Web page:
In her junior year of college, Liz studied abroad in what she describes as a manic swing year when looks back. It was still one of the best years of Liz’s life, where there was magic around every corner. There was real excitement each day, and it felt in that year that Liz’s wish for her life to be great had come true. She had left her home and was having a real life.


When she returned home to the states for her senior year of college Liz found herself in a relapse. The fairy tale life that Liz was living came to an end. She hated her college, “I became depressed, isolated anxious, and couldn’t sleep. I would stay awake all night and paint. While my college acquaintances dreamt about grad school or Fortune 500 jobs.”

The voice to get out of this place was once again screaming inside her head.

Liz made the decision after college to move out West taking the usual jobs for college graduate jobs as a barista and in retail. Liz was at the beginning of her adult life, and trying to “find herself.” It was during this time that Liz began to date man who she decided to start a business with.

“Soon after we began to make a name for ourselves in the wares we sold, I discovered his true nature. He was very angry. It was simmering under the surface, with me in the middle. I was emotionally damaged by this man. It led to my disease finally rearing it’s ugly head and going full-blown nuclear,” Liz explains.

It was the situation and the stress. Liz found it contributed to her foray into deeper into her mental illness. Liz lived in chaos, and she would spend days at a time staring at the walls. It became terrifying to go outside or to hear the phone ring. When Liz would rapidly cycle she should get as much done as possible when she had the energy. Liz played Russian roulette most days as she no longer knew what her mind or body would do on a given day.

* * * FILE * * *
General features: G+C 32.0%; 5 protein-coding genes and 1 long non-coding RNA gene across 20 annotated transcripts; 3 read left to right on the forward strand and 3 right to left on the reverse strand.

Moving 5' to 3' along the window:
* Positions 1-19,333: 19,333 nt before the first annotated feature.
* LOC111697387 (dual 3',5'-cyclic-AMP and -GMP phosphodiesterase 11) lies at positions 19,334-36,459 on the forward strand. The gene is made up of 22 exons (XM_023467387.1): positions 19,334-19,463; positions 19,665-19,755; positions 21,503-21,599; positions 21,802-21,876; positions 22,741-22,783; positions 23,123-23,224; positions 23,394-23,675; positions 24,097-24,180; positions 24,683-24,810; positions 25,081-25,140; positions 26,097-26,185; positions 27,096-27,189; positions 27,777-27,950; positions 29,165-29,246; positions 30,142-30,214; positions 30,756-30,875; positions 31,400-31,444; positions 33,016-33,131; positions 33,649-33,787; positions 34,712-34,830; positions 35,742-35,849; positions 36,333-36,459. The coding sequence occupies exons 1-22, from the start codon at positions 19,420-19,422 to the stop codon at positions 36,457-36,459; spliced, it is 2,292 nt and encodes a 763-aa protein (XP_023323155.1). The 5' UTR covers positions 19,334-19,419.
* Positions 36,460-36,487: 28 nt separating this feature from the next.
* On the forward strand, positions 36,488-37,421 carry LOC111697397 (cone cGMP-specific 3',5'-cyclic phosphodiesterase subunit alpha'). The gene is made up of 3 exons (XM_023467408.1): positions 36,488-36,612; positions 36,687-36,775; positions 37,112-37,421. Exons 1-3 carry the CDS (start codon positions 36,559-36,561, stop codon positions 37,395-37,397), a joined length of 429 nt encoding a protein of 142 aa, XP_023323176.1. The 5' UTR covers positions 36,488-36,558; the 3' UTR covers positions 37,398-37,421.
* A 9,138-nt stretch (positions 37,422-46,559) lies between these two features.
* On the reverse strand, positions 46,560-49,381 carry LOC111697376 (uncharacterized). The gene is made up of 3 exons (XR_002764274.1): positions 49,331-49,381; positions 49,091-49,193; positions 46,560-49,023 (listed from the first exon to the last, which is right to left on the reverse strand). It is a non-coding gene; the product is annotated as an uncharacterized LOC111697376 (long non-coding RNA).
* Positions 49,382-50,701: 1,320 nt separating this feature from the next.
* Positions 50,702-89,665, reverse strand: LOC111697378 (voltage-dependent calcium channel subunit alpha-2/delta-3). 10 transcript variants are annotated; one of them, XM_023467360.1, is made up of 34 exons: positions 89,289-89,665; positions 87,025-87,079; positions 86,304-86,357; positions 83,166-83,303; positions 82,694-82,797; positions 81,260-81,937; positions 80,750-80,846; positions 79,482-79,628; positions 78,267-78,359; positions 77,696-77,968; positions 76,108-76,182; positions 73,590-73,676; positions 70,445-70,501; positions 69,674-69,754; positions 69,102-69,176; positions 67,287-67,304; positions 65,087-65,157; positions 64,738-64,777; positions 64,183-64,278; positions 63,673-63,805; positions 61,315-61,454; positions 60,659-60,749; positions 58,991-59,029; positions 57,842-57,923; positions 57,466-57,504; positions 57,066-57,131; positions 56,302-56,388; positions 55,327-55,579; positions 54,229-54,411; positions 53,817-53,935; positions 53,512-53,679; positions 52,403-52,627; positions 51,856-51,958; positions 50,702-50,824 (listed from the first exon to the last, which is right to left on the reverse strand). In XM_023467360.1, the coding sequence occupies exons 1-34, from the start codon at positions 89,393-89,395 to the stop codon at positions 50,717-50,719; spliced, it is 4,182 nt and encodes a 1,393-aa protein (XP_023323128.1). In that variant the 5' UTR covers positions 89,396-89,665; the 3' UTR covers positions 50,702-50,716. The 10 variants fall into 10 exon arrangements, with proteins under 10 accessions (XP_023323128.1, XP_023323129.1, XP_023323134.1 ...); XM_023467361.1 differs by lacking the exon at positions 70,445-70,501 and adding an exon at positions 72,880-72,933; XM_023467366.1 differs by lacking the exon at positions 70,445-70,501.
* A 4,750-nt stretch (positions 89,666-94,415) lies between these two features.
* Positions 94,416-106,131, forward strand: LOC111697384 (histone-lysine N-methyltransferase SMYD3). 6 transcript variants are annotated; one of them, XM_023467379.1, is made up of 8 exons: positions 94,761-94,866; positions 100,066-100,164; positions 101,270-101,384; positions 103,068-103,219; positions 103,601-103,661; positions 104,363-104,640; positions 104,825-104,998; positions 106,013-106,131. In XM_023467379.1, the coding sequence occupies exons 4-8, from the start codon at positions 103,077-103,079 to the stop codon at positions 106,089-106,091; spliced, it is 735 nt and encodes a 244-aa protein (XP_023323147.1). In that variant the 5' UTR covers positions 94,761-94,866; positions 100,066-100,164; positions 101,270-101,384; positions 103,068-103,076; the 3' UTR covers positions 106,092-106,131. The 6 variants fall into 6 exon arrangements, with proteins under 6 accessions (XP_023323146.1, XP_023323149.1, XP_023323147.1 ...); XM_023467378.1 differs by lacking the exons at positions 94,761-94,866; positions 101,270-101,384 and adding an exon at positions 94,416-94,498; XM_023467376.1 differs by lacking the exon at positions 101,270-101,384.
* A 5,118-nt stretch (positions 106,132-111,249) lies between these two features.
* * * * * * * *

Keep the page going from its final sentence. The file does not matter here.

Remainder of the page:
“All I understood was the pain. I remember telling one of my sisters on the phone that I wanted to peel all the skin off my bones. That was how raw I felt.”

Liz was sinking deeper into her depression and it was leading her down the path of suicide. It was common most days for Liz to think of ways to end her life. Liz would imagine driving into oncoming traffic or into a tree. She dreamed about overdosing on Advil hoping that it would be enough to never wake up again. It was time for Liz to get help.


“I went to my first shrink and did all the tests,” Liz talks about the early parts of her diagnosis. “In some ways, when he told me the diagnosis, it was a relief. It was the wiring in my brain, and there were ways to cope with it.”

It would be the path of taking the correct medicine for Liz and ending her toxic relationship. Liz decided that she wanted to become a writer. Writing became her saving grace throughout the years and she began looking for a new home. Liz moved back to a town near her old college, where she met the man that would become her husband.

“I told him immediately about my diagnosis. I wouldn’t want anyone to be in my life without knowing what may be in store for them. But, he was my saving grace. Our environment was peaceful, serene, and surrounded nature. He told me he would always support me,” she recalls.